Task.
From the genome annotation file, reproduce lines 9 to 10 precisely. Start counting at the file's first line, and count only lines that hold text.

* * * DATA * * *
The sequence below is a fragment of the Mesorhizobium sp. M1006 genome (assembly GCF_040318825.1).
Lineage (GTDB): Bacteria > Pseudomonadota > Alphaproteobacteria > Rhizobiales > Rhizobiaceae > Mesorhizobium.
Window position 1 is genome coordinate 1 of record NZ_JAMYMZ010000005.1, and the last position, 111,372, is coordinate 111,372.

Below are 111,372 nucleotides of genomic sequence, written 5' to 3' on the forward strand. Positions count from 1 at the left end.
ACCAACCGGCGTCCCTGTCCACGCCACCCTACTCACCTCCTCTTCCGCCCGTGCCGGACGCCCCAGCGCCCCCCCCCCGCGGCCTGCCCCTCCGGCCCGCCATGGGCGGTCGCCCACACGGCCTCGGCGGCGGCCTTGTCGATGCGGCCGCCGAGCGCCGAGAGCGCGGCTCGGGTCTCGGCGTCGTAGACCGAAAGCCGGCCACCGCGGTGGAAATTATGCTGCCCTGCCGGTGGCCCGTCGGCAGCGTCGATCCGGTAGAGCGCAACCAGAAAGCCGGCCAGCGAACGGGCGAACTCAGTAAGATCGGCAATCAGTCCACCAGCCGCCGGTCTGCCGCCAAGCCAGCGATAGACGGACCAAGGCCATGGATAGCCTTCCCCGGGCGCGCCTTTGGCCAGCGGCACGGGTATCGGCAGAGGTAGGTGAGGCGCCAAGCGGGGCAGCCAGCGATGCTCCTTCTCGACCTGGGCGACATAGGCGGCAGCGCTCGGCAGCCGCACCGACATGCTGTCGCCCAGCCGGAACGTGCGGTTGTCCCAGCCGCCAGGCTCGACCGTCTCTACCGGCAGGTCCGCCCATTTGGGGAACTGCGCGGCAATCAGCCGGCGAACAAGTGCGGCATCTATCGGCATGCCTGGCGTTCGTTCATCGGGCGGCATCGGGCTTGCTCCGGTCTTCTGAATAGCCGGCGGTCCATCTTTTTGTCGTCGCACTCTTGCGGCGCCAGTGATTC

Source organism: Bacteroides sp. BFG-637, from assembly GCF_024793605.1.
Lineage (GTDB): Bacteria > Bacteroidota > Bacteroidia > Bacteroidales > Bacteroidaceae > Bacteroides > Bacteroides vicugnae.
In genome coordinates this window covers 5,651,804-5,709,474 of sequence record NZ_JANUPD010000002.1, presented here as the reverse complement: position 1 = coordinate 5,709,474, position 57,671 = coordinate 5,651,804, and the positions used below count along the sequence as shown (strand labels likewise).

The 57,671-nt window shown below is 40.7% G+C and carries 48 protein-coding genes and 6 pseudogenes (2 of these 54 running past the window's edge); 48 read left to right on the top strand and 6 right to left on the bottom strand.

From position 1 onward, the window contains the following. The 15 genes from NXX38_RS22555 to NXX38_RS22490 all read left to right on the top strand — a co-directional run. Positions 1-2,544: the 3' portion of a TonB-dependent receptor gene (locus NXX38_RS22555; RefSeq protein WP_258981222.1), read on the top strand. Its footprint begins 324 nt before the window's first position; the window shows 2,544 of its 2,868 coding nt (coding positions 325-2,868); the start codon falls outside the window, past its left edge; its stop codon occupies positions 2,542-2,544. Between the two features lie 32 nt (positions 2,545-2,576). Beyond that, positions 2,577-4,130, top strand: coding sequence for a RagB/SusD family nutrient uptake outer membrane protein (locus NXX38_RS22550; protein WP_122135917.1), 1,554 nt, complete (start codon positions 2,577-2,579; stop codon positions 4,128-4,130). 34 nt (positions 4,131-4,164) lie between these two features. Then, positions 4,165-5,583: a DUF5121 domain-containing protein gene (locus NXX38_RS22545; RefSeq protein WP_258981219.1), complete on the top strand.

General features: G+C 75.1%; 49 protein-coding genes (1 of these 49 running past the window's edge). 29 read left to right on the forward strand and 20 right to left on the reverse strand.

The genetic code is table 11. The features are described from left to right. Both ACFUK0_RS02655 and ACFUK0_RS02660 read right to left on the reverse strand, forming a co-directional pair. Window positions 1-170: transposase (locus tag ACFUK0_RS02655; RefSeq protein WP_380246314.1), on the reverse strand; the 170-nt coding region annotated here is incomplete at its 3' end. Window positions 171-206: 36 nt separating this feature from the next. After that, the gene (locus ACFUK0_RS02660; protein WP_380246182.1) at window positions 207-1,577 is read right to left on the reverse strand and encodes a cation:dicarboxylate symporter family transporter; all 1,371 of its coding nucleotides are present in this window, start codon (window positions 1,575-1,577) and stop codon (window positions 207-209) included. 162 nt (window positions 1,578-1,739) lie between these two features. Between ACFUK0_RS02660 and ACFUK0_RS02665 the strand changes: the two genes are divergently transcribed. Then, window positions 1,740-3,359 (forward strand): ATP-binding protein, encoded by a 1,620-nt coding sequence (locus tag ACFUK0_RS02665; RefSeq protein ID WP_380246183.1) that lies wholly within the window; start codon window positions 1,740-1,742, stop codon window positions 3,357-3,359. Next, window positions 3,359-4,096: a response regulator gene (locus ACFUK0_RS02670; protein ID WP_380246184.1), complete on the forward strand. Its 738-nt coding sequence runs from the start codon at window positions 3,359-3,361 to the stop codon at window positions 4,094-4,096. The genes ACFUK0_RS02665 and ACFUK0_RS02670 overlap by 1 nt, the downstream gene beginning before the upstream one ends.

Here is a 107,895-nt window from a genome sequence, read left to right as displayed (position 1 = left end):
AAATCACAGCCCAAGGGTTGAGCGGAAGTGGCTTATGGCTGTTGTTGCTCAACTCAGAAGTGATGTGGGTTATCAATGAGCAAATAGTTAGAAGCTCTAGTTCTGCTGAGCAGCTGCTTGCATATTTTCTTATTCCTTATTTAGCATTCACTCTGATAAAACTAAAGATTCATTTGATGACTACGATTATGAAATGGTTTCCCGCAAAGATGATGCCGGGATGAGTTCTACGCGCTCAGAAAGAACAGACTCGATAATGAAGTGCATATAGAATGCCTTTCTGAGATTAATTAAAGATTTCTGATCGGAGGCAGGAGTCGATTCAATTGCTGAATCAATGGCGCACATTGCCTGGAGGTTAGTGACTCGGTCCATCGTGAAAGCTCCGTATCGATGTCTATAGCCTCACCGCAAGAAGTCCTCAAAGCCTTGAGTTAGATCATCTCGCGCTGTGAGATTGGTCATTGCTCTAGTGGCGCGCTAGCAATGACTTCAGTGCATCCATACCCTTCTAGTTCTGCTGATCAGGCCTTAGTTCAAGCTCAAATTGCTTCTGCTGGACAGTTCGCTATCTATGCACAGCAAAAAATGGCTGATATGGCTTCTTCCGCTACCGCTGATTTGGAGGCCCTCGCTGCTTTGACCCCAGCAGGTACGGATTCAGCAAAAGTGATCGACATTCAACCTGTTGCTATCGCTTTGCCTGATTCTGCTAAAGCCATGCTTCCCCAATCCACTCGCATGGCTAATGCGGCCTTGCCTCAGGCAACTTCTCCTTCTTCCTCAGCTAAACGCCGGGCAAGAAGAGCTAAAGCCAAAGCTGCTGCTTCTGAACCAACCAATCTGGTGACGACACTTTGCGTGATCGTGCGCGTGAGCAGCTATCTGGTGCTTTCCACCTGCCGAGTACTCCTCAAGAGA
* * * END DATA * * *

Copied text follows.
The 57,671-nt window shown below is 40.7% G+C and carries 48 protein-coding genes and 6 pseudogenes (2 of these 54 running past the window's edge); 48 read left to right on the top strand and 6 right to left on the bottom strand.

From position 1 onward, the window contains the following. The 15 genes from NXX38_RS22555 to NXX38_RS22490 all read left to right on the top strand — a co-directional run. Positions 1-2,544: the 3' portion of a TonB-dependent receptor gene (locus NXX38_RS22555; RefSeq protein WP_258981222.1), read on the top strand. Its footprint begins 324 nt before the window's first position; the window shows 2,544 of its 2,868 coding nt (coding positions 325-2,868); the start codon falls outside the window, past its left edge; its stop codon occupies positions 2,542-2,544. Between the two features lie 32 nt (positions 2,545-2,576). Beyond that, positions 2,577-4,130, top strand: coding sequence for a RagB/SusD family nutrient uptake outer membrane protein (locus NXX38_RS22550; protein WP_122135917.1), 1,554 nt, complete (start codon positions 2,577-2,579; stop codon positions 4,128-4,130). 34 nt (positions 4,131-4,164) lie between these two features. Then, positions 4,165-5,583: a DUF5121 domain-containing protein gene (locus NXX38_RS22545; RefSeq protein WP_258981219.1), complete on the top strand.